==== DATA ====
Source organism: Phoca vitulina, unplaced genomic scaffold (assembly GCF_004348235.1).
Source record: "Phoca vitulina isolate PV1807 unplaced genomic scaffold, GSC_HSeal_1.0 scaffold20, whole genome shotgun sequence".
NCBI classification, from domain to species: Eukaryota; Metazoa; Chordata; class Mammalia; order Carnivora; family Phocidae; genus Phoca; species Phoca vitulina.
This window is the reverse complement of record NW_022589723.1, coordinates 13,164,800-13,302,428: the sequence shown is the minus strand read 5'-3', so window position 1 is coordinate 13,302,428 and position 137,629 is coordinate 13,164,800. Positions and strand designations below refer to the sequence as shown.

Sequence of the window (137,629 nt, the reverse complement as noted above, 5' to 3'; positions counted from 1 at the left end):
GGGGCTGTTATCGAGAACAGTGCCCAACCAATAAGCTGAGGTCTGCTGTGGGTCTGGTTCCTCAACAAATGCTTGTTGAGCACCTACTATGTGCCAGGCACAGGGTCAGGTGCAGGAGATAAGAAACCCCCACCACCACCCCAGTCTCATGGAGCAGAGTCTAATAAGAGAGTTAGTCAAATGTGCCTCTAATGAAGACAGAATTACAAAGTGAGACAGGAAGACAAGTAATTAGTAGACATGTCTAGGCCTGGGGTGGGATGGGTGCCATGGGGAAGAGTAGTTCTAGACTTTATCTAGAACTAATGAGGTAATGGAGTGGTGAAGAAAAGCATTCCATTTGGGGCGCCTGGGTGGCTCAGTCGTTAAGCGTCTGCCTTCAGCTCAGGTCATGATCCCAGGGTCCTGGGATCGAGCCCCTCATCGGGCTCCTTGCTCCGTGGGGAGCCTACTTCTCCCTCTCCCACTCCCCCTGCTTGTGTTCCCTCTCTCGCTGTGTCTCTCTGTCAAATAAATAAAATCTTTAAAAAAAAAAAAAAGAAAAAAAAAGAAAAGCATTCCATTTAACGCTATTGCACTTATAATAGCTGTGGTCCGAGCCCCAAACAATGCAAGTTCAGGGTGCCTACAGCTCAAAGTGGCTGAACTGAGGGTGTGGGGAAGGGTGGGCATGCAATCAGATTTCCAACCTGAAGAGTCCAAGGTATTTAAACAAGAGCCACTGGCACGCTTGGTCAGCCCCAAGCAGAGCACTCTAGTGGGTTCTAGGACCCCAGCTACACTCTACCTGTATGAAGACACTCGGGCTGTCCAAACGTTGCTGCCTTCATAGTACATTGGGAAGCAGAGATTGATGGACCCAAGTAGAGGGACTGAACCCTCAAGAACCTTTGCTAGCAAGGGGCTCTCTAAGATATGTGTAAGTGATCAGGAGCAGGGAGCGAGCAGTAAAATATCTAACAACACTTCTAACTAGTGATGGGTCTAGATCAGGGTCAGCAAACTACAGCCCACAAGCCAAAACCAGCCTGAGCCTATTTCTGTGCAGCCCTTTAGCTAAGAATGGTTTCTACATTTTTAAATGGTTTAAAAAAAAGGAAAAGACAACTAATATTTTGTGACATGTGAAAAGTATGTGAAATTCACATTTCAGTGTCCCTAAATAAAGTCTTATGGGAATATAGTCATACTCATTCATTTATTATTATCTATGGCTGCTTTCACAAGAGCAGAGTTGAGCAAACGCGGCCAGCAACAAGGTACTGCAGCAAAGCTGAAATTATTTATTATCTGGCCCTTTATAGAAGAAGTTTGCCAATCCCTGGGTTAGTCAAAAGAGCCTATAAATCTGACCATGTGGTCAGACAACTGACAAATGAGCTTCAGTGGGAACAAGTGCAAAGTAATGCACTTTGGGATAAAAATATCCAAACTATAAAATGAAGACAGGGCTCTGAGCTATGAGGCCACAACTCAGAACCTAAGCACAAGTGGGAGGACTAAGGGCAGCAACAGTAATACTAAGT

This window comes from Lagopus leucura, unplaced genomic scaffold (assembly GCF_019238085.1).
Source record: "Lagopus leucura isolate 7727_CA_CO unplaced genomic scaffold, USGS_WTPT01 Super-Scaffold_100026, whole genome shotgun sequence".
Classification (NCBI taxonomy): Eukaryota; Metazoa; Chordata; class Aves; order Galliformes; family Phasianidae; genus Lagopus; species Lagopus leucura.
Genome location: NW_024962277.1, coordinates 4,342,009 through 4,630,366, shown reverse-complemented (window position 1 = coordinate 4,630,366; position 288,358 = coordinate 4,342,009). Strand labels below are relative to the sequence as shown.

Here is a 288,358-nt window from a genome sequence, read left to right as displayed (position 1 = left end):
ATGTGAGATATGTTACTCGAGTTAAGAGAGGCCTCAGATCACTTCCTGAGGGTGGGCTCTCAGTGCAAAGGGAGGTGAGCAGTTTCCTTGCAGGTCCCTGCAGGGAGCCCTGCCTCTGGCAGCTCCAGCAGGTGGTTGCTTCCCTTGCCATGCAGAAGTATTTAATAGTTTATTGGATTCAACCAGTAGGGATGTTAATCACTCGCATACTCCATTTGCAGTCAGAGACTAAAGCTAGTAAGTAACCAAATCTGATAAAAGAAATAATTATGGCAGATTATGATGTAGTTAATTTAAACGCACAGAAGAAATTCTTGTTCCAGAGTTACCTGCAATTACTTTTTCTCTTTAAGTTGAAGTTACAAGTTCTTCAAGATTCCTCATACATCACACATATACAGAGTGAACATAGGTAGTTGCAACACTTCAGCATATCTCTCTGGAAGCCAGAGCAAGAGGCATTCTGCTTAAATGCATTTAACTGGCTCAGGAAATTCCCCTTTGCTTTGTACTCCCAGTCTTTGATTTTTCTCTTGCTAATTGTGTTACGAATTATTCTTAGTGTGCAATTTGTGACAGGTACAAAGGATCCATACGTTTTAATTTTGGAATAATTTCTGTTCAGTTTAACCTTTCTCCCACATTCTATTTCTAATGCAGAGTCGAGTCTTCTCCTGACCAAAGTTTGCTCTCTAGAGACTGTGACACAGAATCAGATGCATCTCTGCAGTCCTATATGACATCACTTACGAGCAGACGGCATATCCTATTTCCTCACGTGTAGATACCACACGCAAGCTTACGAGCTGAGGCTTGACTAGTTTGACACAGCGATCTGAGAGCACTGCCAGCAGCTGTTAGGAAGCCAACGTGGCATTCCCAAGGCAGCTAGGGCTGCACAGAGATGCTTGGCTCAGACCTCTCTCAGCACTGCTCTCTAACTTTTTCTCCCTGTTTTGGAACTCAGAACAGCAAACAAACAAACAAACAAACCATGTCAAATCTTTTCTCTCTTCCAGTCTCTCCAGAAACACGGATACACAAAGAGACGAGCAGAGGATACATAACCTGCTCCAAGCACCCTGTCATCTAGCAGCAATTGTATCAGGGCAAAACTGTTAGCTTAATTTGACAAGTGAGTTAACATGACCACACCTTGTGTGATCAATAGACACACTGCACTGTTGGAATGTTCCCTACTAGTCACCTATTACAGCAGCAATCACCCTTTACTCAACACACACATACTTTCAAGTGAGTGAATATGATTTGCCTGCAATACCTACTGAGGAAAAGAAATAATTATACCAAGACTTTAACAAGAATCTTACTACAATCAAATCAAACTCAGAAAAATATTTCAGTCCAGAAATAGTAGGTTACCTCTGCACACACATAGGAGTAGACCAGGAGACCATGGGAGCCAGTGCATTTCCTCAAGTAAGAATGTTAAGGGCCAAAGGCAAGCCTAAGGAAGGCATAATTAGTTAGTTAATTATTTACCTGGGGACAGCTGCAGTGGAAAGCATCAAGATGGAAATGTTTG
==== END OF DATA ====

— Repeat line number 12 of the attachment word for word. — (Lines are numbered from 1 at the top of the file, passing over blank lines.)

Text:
ATGTGAGATATGTTACTCGAGTTAAGAGAGGCCTCAGATCACTTCCTGAGGGTGGGCTCTCAGTGCAAAGGGAGGTGAGCAGTTTCCTTGCAGGTCCCTGCAGGGAGCCCTGCCTCTGGCAGCTCCAGCAGGTGGTTGCTTCCCTTGCCATGCAGAAGTATTTAATAGTTTATTGGATTCAACCAGTAGGGATGTTAATCACTCGCATACTCCATTTGCAGTCAGAGACTAAAGCTAGTAAGTAACCAAATCTGATAAAAGAAATAATTATGGCAGATTATGATGTAGTTAATTTAAACGCACAGAAGAAATTCTTGTTCCAGAGTTACCTGCAATTACTTTTTCTCTTTAAGTTGAAGTTACAAGTTCTTCAAGATTCCTCATACATCACACATATACAGAGTGAACATAGGTAGTTGCAACACTTCAGCATATCTCTCTGGAAGCCAGAGCAAGAGGCATTCTGCTTAAATGCATTTAACTGGCTCAGGAAATTCCCCTTTGCTTTGTACTCCCAGTCTTTGATTTTTCTCTTGCTAATTGTGTTACGAATTATTCTTAGTGTGCAATTTGTGACAGGTACAAAGGATCCATACGTTTTAATTTTGGAATAATTTCTGTTCAGTTTAACCTTTCTCCCACATTCTATTTCTAATGCAGAGTCGAGTCTTCTCCTGACCAAAGTTTGCTCTCTAGAGACTGTGACACAGAATCAGATGCATCTCTGCAGTCCTATATGACATCACTTACGAGCAGACGGCATATCCTATTTCCTCACGTGTAGATACCACACGCAAGCTTACGAGCTGAGGCTTGACTAGTTTGACACAGCGATCTGAGAGCACTGCCAGCAGCTGTTAGGAAGCCAACGTGGCATTCCCAAGGCAGCTAGGGCTGCACAGAGATGCTTGGCTCAGACCTCTCTCAGCACTGCTCTCTAACTTTTTCTCCCTGTTTTGGAACTCAGAACAGCAAACAAACAAACAAACAAACCATGTCAAATCTTTTCTCTCTTCCAGTCTCTCCAGAAACACGGATACACAAAGAGACGAGCAGAGGATACATAACCTGCTCCAAGCACCCTGTCATCTAGCAGCAATTGTATCAGGGCAAAACTGTTAGCTTAATTTGACAAGTGAGTTAACATGACCACACCTTGTGTGATCAATAGACACACTGCACTGTTGGAATGTTCCCTACTAGTCACCTATTACAGCAGCAATCACCCTTTACTCAACACACACATACTTTCAAGTGAGTGAATATGATTTGCCTGCAATACCTACTGAGGAAAAGAAATAATTATACCAAGACTTTAACAAGAATCTTACTACAATCAAATCAAACTCAGAAAAATATTTCAGTCCAGAAATAGTAGGTTACCTCTGCACACACATAGGAGTAGACCAGGAGACCATGGGAGCCAGTGCATTTCCTCAAGTAAGAATGTTAAGGGCCAAAGGCAAGCCTAAGGAAGGCATAATTAGTTAGTTAATTATTTACCTGGGGACAGCTGCAGTGGAAAGCATCAAGATGGAAATGTTTG